Experts at Georgia Tech -- the Georgia Tech Information Security Center (GTISC) and the Georgia Tech Research Institute (GTRI) -- constantly work to stay one step ahead of the hackers. They say the coming year will pose some steep challenges.

Here are some threats they say consumers should be aware of:

Cloud-based botnets

The ability to create vast, virtual computing resources will further persuade cyber criminals to look for ways to co-opt cloud-based infrastructure for their own ends. For example, attackers can use stolen credit card information to purchase cloud computing resources and create dangerous clusters of temporary virtual attack systems.

Search history poisoning

Cyber criminals will continue to manipulate search engine algorithms and other automated mechanisms that control what information you see when you do a search. Moving beyond typical search-engine poisoning, researchers believe that manipulating users’ search histories may be a next step in ways that attackers use legitimate resources for illegitimate gains.

Mobile browser and mobile wallet vulnerabilities

This, unfortunately, may be a fertile growth area for scammers. While only a very small number of U.S. mobile devices show signs of infection, the explosive proliferation of smartphones will continue to tempt attackers in exploiting user and technology-based vulnerabilities, particularly with the browser function and digital wallet apps.

Malware counteroffensive

Unfortunately, your anti-virus software may prove less effective against emerging threats. The developers of malicious software will employ various methods to hinder malware detection, such as hardening their software with techniques similar to those employed in Digital Rights Management (DRM), and exploiting the wealth of new interfaces and novel features on mobile devices.

"Our adversaries, whether motivated by monetary gain, political/social ideology or otherwise, know no boundaries, making cyber security a global issue,” said Bo Rotoloni, director of GTRI’s Cyber Technology and Information Security Laboratory. “Our best defense on the growing cyber warfront is found in cooperative education and awareness, best-of-breed tools and robust policy developed collaboratively by industry, academia and government.”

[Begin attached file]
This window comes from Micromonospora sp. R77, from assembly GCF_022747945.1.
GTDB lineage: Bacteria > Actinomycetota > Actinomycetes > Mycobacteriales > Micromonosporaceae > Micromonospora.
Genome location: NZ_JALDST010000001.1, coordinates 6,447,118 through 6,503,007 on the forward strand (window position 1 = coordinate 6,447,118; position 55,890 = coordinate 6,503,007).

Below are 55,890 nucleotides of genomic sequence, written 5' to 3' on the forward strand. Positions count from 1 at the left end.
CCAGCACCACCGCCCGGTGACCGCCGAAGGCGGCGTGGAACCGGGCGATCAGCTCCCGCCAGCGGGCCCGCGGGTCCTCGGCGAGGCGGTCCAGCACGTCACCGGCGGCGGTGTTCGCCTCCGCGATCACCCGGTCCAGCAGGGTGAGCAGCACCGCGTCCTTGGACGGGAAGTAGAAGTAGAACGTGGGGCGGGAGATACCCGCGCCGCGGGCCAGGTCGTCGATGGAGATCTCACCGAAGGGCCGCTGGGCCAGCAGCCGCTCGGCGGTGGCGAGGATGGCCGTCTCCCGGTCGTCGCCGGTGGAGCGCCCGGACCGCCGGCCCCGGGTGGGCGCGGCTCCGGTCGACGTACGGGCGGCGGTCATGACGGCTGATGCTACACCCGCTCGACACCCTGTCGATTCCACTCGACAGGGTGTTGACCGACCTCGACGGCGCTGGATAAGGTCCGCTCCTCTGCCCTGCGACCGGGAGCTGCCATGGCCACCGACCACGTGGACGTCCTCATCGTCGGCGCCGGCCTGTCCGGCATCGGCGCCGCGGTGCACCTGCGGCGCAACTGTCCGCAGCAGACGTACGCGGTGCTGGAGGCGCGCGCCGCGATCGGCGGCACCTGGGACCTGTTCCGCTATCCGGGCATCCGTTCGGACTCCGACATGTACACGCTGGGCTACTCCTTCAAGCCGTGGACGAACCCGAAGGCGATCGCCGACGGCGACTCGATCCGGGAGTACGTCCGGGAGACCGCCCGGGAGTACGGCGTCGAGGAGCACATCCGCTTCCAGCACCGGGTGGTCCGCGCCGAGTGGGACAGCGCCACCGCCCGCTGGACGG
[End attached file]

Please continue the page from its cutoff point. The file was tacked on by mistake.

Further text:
The bottom line, say the Georgia Tech experts, is users must keep their guard up in the coming year.

The Internet has become more sophisticated over the years and so have the threats to users. Today, hackers are doing more than sending out infected spam em... What Craigslist should have been long ago

Wouldn't it be nice to hire someone for a job and not fear for your life?

Today, it seems that all of us are busy all of the time. We’re either in the middle of a task, preparing to do a task or closing one out.

Whether you’re at work under the pressure of an over-caffeinated supervisor or you’re at home and the family is pulling you in infinite directions, there never seems to be enough time in a given day to do everything you need.

But what if there was a service that could help you with pretty much any task or chore you needed to do?

To be more specific, let’s say you and your spouse were invited to tonight’s football game at the last second because your boss had a couple of tickets he couldn’t use.

You’d really love to go to the game because the seats are perfectly situated, midfield and right in front of the action, your boss says.